Device(config)# monitor session 2 source gigabitethernet1/0/1 rx
Device(config)# monitor session 2 destination interface gigabitethernet1/0/2 encapsulation
replicate ingress dot1q vlan 6
Device(config)# end
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Configuring SPAN and RSPAN
Examples: Creating an RSPAN VLAN
This example shows how to remove any existing configuration on SPAN session 2, configure SPAN session
2 to monitor traffic received on Gigabit Ethernet trunk port 2, and send traffic for only VLANs 1 through 5
and VLAN 9 to destination Gigabit Ethernet port 1:
Device> enable
Device# configure terminal
Device(config)# no monitor session 2
Device(config)# monitor session 2 source interface gigabitethernet1/0/2 rx
Device(config)# monitor session 2 filter vlan 1 - 5 , 9
Device(config)# monitor session 2 destination interface gigabitethernet1/0/1
Device(config)# end
Related Topics
Creating a Local SPAN Session and Configuring Incoming Traffic, on page 104
Local SPAN, on page 90
SPAN Sessions, on page 93
SPAN Configuration Guidelines, on page 100
Examples: Creating an RSPAN VLAN
This example shows how to create the RSPAN VLAN 901:
Device> enable
Device# configure terminal
Device(config)# vlan 901
Device(config-vlan)# remote span
Device(config-vlan)# end
This example shows how to remove any existing RSPAN configuration for session 1, configure RSPAN
session 1 to monitor multiple source interfaces, and configure the destination as RSPAN VLAN 901:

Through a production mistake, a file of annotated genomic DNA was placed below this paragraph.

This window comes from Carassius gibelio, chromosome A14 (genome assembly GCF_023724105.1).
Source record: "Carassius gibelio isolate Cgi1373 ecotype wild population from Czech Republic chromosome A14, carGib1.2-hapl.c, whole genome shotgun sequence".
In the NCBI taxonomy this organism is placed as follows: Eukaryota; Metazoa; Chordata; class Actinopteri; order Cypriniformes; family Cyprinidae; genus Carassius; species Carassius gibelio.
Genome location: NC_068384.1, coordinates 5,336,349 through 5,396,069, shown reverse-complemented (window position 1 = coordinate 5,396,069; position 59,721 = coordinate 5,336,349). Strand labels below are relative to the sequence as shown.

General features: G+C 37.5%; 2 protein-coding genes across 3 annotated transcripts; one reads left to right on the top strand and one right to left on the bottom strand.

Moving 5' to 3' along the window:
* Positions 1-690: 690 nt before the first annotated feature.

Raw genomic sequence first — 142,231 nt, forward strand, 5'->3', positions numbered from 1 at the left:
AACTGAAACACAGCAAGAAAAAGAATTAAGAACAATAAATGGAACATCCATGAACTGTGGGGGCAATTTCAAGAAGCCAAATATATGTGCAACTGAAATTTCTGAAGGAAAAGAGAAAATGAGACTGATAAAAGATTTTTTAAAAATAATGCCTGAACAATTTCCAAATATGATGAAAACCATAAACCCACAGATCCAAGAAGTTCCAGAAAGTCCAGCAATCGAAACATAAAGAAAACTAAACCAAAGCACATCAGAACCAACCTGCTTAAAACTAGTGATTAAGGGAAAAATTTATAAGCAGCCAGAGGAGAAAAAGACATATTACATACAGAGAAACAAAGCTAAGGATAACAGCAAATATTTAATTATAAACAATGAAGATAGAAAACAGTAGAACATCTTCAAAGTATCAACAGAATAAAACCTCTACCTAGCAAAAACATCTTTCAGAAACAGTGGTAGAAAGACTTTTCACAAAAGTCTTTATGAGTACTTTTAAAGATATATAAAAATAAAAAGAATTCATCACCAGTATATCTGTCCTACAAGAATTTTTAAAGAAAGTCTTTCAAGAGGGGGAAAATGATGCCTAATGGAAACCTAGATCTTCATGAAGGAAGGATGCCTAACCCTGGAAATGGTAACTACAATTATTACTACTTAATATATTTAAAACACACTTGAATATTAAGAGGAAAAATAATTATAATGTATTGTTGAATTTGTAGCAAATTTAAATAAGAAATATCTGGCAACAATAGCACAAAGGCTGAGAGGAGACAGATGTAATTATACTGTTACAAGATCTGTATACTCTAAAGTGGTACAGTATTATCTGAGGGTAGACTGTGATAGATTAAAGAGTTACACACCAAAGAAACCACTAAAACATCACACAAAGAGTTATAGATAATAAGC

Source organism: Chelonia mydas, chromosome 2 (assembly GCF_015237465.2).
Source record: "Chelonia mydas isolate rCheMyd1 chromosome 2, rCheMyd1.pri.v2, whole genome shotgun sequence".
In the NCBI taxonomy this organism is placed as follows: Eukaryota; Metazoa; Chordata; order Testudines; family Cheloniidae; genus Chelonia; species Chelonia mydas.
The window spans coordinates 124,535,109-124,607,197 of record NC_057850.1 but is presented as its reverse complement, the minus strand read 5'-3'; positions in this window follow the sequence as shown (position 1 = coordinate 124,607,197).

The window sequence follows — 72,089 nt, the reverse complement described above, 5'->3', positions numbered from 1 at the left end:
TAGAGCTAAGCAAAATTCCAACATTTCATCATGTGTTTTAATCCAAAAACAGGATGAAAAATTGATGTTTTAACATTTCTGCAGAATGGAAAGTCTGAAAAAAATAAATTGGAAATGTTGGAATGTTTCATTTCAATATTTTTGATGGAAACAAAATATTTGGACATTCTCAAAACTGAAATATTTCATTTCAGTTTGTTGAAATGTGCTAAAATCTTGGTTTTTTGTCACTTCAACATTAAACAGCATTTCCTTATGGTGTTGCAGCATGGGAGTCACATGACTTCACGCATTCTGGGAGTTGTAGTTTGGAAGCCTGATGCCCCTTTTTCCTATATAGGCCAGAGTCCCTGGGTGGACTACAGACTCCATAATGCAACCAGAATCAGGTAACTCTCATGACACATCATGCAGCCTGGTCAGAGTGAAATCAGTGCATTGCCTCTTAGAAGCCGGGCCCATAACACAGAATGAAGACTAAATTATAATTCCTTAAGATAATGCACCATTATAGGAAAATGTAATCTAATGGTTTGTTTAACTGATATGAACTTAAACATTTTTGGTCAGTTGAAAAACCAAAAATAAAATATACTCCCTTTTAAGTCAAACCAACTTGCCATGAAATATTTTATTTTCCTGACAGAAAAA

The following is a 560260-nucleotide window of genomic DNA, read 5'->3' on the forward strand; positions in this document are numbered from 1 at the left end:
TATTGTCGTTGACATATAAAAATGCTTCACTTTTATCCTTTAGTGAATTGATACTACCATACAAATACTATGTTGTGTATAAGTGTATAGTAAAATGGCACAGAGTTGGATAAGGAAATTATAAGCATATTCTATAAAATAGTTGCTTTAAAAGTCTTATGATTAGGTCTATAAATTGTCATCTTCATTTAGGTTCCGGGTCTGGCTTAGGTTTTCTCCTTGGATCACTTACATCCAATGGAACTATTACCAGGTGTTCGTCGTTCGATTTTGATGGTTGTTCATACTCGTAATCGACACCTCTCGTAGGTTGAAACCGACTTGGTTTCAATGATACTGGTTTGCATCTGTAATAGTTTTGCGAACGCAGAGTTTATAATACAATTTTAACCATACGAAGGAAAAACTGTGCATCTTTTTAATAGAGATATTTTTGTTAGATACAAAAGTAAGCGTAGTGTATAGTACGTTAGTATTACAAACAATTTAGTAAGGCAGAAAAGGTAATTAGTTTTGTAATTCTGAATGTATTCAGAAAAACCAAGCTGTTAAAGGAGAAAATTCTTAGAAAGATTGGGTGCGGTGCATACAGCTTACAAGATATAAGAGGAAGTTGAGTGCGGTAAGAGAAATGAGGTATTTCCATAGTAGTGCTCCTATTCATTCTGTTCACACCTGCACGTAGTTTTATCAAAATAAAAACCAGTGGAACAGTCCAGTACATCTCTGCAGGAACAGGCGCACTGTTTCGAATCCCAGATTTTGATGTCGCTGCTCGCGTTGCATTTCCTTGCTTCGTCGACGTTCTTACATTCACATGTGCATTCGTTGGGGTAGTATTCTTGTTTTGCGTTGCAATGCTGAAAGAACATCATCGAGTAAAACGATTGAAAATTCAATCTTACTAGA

Device> enable
Device# configure terminal
Device(config)# no monitor session 1
Device(config)# monitor session 1 source interface gigabitethernet1/0/1 tx
Device(config)# monitor session 1 source interface gigabitethernet1/0/2 rx
Device(config)# monitor session 1 source interface port-channel 2
Device(config)# monitor session 1 destination remote vlan 901
Device(config)# end
This example shows how to remove any existing configuration on RSPAN session 2, configure RSPAN
session 2 to monitor traffic received on trunk port 2, and send traffic for only VLANs 1 through 5 and 9 to
destination RSPAN VLAN 902:
Device> enable
Device# configure terminal
Device(config)# no monitor session 2
Device(config)# monitor session 2 source interface gigabitethernet1/0/2 rx
Device(config)# monitor session 2 filter vlan 1 - 5 , 9
Device(config)# monitor session 2 destination remote vlan 902
Device(config)# end